8Recommendations for the Implementation of Telemedicine Within Stroke Systems of Care. (2009, May 7). Retrieved August 30, 2016, fromhttp://stroke.ahajournals.org/content/40/7/2635.full

9Stroke 101: Fast Facts on Stroke. Retrieved September 9, 2015 from http://www.stroke.org/sites/default/files/resources/NSA_%20FactSheet_Stroke_101_2014.pdf

10 Act FAST. Retrieved June 3, 2015, from http://www.stroke.org/understand-stroke/recognizing-stroke/act-fast

11Stroke Facts. (2015). Retrieved March 18, 2016, from http://www.cdc.gov/stroke/facts.htm

12Heart Disease and Stroke Statistics-2014 Update. (2013, December 18). Retrieved April 14, 2016, fromhttp://circ.ahajournals.org/content/early/2013/12/18/01.cir.0000441139.02102.80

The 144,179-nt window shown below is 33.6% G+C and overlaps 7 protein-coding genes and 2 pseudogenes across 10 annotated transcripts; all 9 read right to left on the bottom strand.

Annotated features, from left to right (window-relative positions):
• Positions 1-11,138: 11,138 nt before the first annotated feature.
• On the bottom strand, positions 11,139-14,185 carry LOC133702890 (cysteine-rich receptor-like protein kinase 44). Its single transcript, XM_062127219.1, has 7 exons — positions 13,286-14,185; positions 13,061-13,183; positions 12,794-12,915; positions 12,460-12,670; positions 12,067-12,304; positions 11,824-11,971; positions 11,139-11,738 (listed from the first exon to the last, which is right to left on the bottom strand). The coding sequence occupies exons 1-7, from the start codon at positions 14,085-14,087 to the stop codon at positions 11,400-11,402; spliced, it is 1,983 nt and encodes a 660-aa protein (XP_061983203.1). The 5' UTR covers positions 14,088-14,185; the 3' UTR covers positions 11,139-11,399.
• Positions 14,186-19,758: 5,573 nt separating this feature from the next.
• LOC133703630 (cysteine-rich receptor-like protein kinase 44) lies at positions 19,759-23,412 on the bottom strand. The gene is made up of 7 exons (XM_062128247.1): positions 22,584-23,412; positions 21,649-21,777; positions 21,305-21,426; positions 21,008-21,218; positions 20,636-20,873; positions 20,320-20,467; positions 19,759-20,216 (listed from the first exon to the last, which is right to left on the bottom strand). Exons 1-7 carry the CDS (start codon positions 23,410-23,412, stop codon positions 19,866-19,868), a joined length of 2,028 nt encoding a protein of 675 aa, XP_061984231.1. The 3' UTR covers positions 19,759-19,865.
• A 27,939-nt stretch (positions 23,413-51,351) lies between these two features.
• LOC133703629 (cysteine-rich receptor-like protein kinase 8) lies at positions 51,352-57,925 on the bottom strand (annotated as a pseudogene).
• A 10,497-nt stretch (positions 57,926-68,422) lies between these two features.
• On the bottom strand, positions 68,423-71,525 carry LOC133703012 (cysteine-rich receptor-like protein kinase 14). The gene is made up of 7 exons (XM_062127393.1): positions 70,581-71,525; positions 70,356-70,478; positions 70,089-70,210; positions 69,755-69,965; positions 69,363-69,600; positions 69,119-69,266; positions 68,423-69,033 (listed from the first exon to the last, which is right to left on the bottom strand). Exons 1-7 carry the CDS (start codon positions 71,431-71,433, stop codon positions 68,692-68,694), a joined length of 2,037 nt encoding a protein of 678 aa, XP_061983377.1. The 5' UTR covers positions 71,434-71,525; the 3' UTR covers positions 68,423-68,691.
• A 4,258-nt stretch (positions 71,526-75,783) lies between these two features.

13Together to End Stroke Spring 2014 Fact Sheet. Retrieved September 9, 2015 from http://www.strokeassociation.org/idc/groups/stroke-public/@wcm/@hcm/@sta/documents/downloadable/ucm_462739.pdf

14Types of Stroke Fact Sheet. Retrieved June 1, 2015, from http://www.cdc.gov/stroke/types_of_stroke.htm

15Stroke Treatments. Retrieved June 1, 2015, from http://www.strokeassociation.org/STROKEORG/AboutStroke/Treatment/Stroke-Treatments_UCM_310892_Article.jsp#ischemi